Key factors in the decline of on-premises data centers

9 in 10 organizations will move workloads off premises by 2022, and only 1 in 4 IT pros would give their current company infrastructure strategies an "A," says a new report from INAP.

Why compliance concerns are pushing more big companies to the cloud Cloud migration is accelerating as companies face compliance, security, and control concerns.

When only 25.2% of IT professionals would grant their current company infrastructure strategies an "A," you have an idea of what the other nearly 75% think of the setup in which they work, according to a recent report from INAP. 

It boils down to network performance, the No. 1 reason for shifting workloads to colocation facilities or the cloud. (A colocation center is also called a "carrier hotel," and is a data center where equipment, space, and bandwidth are available for rental to retail customers.) 

The popular reason, "cost saving," also plays a role, albeit a smaller one, and when making the decision to close down on-premise facilities, it ranked fifth.

INAP surveyed 500 IT professionals in North America with data center, server, and cloud infrastructure responsibilities and at least 100 employees. The survey accessed the four main reasons driving the off-premises migration, and the results may signal the death of the on-premise data center. 

"Companies are even more committed to a hybrid and multi-cloud infrastructure strategy and predict a significant reduction in on-premise data center footprints ," said Jennifer Curry, INAP's senior vice president of Global Cloud Services. 

SEE: Special report: The cloud v. data center decision (free PDF) (TechRepublic Premium)

Nearly half of those surveyed lament that infrastructure monitoring is included in their job responsibilities, and they aren't happy with how much of their job it consumes, saying it is the No. 1 time-drain for the second consecutive year. 

When asked what they would do if the routine assignments like server monitoring and maintenance were taken off their workload, last year, they told INAP it was "reclaiming work-life balance," but this year, that top response moved down to third.

As is often the case, a company's culture and an employee's experience often directly correlates how well that company, or department, is managed. There was a disparate difference of opinion between senior IT leaders and non-senior infrastructure managers. Speaking of those non-senior infrastructure managers, they were two times more likely to grade their infrastructure strategy a "C."

Highest marks were awarded based on four factors

Off-Premises Mitigators: Those who graded "A" have a significantly smaller workload portion on-premise (on average, 30% of workloads), compared with "Cs" and below (45%).  In other words, those with colocation centers rated their infrastructure strategy higher.

Colocation Customers: 31% of IT pros who have colocation as part of their infrastructure mix give themselves an "A," six points higher than the total population.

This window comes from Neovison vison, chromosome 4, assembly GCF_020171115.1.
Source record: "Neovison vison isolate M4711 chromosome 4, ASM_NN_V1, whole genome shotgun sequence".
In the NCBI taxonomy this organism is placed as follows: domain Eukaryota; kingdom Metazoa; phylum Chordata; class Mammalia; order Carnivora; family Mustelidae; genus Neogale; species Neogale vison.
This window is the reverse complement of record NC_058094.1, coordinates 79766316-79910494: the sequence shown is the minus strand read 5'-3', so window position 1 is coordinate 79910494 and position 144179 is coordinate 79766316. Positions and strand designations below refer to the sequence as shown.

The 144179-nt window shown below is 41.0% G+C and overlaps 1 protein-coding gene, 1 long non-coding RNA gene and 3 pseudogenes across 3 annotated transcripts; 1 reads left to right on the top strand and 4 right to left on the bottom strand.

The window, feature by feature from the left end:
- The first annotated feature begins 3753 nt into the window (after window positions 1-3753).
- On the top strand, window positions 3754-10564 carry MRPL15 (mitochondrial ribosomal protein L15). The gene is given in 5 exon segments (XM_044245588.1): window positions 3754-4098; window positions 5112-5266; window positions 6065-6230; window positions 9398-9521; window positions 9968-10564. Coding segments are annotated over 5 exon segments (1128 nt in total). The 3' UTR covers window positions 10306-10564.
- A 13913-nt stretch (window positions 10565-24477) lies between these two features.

Cloud Diversifiers: Among companies already in the cloud , those that only host with public cloud platforms (AWS, Azure, Google) are less likely to give themselves "As" than those that adopt multicloud platform strategies (18% vs. 29%). 

Managed Services Super Users: The more companies rely on third parties or cloud providers to fully manage their hosted environments (up to the application layer), the more likely they are to assign their infrastructure strategy an "A." The average share of workloads fully managed: "As," 71%; "Bs" 62%; and "Cs" 54%.

Reasons for low infrastructure scores

  • The infrastructure we use is not fully optimized for our applications, 42%
  • We spend too much time managing and maintaining the infrastructure, 42%
  • Overall, we lack the people or skills required to get the most out of our infrastructure strategy, 31%
  • Overall, our budget does not support an optimal infrastructure strategy, 31% 
  • Our network performance is slow or more unreliable than it could be, 28%
  • The infrastructure we use is not reliable or redundant, increasing risk of downtime. 25%
  • The infrastructure we use is not fully secure/is susceptible to breach, 22%

Moving out

Nearly nine in 10 organizations with on-premise data centers will be moving at least some of their workloads to the cloud, managed hosting or colocation in the next three years. 

Where survey respondents currently host (excluding SaaS & PaaS) 

  1. Mix of cloud/managed hosting, colocation, on-premise  (31%); Only have on-premise data centers (19%) 
  2. Combo of on-premise and hosted  (18%); Combo of colocation and on-premise  (12%) 
  3. Only cloud/managed hosting  (8%); Combo of cloud/managed hosting and colocation (8%) 
  4. Colocation only  4% 
  5. The future of IT infrastructure is hybrid, according to the report.
  6. 77% hosted private cloud